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Why Doesn’t My Cat Like Me Anymore? Effective Tips to Fix It

Written by: Ashley Bates

Last Updated on June 19, 2024 by Catster Editorial Team

kittens training

Why Doesn’t My Cat Like Me Anymore? Effective Tips to Fix It

Have you ever caught yourself wondering what you’ve done wrong to get on your cat’s bad side? We all know that our beloved felines can sometimes be moody creatures, but is their newfound dislike actually based on what you think it is?

If your cat shows negative behaviors toward you, you’re probably scrambling to find a solution, but the answer is not always so clear and varies from pet to pet. Sometimes, it can seem like they dislike someone, but it’s simply their personality. Each cat is an individual with their own quirks and preferences. That said, here are a few explanations that might make things a bit clearer.

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What’s Really Going On With Your Cat?

Chances are that your cat’s new mood didn’t start without reason—something triggered the response. Honestly, it’s probably not that they don’t like you anymore. It could be an external cause that they are projecting onto your relationship.

Even though it might feel like they’re vindictive or stubborn, it could be something that they can’t help. It’s essential to look at all of the different factors in your everyday life to give you more clues.

angry cat hissing
Image Credit: Fang_Y_M , Pixabay

Feline Body Language

Unfortunately, our felines can’t speak to us to explain their sudden change. However, if you can look at their basic body language, it can tell you a little bit about what’s happening. If your cat is feeling upset, you might notice behaviors such as:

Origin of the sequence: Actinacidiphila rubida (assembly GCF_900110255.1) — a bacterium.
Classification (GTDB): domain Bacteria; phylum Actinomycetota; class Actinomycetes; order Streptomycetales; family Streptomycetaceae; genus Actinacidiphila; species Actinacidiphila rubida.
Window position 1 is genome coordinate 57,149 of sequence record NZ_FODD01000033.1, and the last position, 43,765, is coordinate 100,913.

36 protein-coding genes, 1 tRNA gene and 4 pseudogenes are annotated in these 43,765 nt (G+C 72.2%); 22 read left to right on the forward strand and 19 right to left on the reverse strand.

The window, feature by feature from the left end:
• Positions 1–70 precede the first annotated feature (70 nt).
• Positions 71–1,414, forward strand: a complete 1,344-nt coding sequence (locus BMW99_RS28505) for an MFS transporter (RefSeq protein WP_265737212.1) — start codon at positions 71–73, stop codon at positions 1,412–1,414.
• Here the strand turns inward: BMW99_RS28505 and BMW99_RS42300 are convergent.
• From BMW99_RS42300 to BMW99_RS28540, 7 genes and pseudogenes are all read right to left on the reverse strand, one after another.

• Hissing
  • Growling
  • Swatting
  • Biting
  • Attacking
  • Ignoring

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Additional Factors to Look Out For

All of these behaviors indicate that your cat isn’t happy, regardless of whether it’s stemming from something that’s in your control or not. Now, the reasons are left for you to decipher since you know your cat better than anyone. But ask yourself if any of these factors play a role.

1. Personality

Just like human beings, cats have all sorts of different personalities. Some cats will be more affectionate than others. That doesn’t always indicate that they don’t like you, but rather that they prefer different levels of interaction.

If your cat has a cantankerous personality, it might very well be nothing personal. Some cats prefer having their own space without too much interference. If you are the cuddling type who wants to snuggle with your cat, they might not desire the same things you do.

Understanding and respecting your cat’s boundaries can lead to improvement. You have to get to know your cat and how they interact and respond to their desires, including personal space.

2. Connection

Connection is critical when you interact with your pets. That can mean different things depending on how your cat responds to your affections. Bonding is a necessary aspect of overall care. You just have to find what works best for your cats and try to meet them where they are.

Once you learn about your cat, you can develop a special connection that is equally beneficial to you both.

woman resting with cat in sofa at home
Image by: Yuriy Seleznev, Shutterstock

3. Negative Experience

If your cat has had any negative experience with humans, it can severely impact your relationship. For example, if your cat once liked you, but you scolded them for doing something wrong, they might hold a grudge against you for a bit.

Also, just like children, animals can react based on trauma. So, if they previously lived in a lousy home situation, it can take them quite a while before they learn to build trust with their new owners. Just remember that you might not know the whole story.

4. Underlying Illness

If this behavior is sudden, it could be likely that there is an underlying illness that is causing the behavior to happen. If your cat is in pain or undergoing any brain changes, it can severely impact their typical actions. The issue could be bone, joint, or surface related. It could also be an organ problem. Your vet can check externally and through blood work.